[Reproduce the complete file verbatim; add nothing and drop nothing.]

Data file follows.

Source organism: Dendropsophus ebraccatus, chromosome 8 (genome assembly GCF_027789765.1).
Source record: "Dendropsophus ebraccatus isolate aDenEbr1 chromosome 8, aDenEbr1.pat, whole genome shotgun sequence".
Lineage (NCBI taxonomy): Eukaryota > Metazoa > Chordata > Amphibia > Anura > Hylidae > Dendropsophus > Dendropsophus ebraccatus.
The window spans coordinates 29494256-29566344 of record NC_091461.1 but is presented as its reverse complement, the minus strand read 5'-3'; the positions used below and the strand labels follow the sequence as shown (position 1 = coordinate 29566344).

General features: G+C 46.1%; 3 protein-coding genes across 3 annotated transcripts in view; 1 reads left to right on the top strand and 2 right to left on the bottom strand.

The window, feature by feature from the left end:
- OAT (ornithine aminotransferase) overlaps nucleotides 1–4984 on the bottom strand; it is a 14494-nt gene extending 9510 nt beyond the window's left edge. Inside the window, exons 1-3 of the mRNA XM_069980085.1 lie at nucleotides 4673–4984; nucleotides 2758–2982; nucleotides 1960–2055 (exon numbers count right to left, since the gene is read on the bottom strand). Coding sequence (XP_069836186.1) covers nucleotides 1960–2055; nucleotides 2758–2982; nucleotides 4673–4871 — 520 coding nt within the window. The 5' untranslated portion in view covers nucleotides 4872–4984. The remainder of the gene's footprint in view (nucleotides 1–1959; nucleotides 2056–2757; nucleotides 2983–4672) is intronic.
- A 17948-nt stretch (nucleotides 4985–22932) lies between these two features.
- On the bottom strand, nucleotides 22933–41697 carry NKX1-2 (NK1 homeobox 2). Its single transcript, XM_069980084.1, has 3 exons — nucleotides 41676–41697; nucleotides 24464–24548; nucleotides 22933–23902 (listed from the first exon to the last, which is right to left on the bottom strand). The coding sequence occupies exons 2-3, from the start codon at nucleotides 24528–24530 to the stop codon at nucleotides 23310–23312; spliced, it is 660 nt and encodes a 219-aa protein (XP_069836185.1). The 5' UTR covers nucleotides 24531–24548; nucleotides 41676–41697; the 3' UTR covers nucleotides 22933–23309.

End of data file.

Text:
Source organism: Dendropsophus ebraccatus, chromosome 8 (genome assembly GCF_027789765.1).
Source record: "Dendropsophus ebraccatus isolate aDenEbr1 chromosome 8, aDenEbr1.pat, whole genome shotgun sequence".
Lineage (NCBI taxonomy): Eukaryota > Metazoa > Chordata > Amphibia > Anura > Hylidae > Dendropsophus > Dendropsophus ebraccatus.
The window spans coordinates 29494256-29566344 of record NC_091461.1 but is presented as its reverse complement, the minus strand read 5'-3'; the positions used below and the strand labels follow the sequence as shown (position 1 = coordinate 29566344).

General features: G+C 46.1%; 3 protein-coding genes across 3 annotated transcripts in view; 1 reads left to right on the top strand and 2 right to left on the bottom strand.

The window, feature by feature from the left end:
- OAT (ornithine aminotransferase) overlaps nucleotides 1–4984 on the bottom strand; it is a 14494-nt gene extending 9510 nt beyond the window's left edge. Inside the window, exons 1-3 of the mRNA XM_069980085.1 lie at nucleotides 4673–4984; nucleotides 2758–2982; nucleotides 1960–2055 (exon numbers count right to left, since the gene is read on the bottom strand). Coding sequence (XP_069836186.1) covers nucleotides 1960–2055; nucleotides 2758–2982; nucleotides 4673–4871 — 520 coding nt within the window. The 5' untranslated portion in view covers nucleotides 4872–4984. The remainder of the gene's footprint in view (nucleotides 1–1959; nucleotides 2056–2757; nucleotides 2983–4672) is intronic.
- A 17948-nt stretch (nucleotides 4985–22932) lies between these two features.
- On the bottom strand, nucleotides 22933–41697 carry NKX1-2 (NK1 homeobox 2). Its single transcript, XM_069980084.1, has 3 exons — nucleotides 41676–41697; nucleotides 24464–24548; nucleotides 22933–23902 (listed from the first exon to the last, which is right to left on the bottom strand). The coding sequence occupies exons 2-3, from the start codon at nucleotides 24528–24530 to the stop codon at nucleotides 23310–23312; spliced, it is 660 nt and encodes a 219-aa protein (XP_069836185.1). The 5' UTR covers nucleotides 24531–24548; nucleotides 41676–41697; the 3' UTR covers nucleotides 22933–23309.